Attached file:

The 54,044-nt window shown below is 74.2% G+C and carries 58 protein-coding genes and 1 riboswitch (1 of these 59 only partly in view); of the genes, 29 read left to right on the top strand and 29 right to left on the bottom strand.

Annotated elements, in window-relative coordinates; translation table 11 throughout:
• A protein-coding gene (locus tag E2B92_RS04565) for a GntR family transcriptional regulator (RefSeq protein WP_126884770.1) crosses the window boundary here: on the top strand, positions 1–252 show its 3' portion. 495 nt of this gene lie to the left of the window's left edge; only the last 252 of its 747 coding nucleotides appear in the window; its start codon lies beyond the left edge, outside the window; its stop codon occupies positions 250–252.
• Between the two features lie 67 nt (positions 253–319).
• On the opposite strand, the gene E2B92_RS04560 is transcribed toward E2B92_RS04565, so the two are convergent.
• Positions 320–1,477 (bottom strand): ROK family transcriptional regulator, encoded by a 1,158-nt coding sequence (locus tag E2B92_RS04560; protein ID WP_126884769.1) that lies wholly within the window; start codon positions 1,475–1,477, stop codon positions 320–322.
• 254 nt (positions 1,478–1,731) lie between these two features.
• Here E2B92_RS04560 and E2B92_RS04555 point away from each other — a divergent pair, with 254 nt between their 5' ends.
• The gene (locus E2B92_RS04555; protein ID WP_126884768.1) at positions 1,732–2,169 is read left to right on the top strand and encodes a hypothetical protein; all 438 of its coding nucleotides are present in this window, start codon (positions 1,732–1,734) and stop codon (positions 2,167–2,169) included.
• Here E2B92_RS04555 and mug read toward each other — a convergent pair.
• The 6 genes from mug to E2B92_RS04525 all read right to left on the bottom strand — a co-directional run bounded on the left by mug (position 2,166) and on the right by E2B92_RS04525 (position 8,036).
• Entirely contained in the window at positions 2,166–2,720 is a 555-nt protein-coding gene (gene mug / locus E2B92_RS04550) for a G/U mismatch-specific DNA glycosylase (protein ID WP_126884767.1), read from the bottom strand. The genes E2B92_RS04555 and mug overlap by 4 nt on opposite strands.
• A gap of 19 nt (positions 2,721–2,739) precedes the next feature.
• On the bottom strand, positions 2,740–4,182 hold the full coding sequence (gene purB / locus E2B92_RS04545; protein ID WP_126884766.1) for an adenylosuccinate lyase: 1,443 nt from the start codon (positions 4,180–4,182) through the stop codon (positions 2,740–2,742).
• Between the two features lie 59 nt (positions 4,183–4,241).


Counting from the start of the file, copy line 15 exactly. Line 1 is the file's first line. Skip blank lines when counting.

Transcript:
• Between the two features lie 59 nt (positions 4,183–4,241).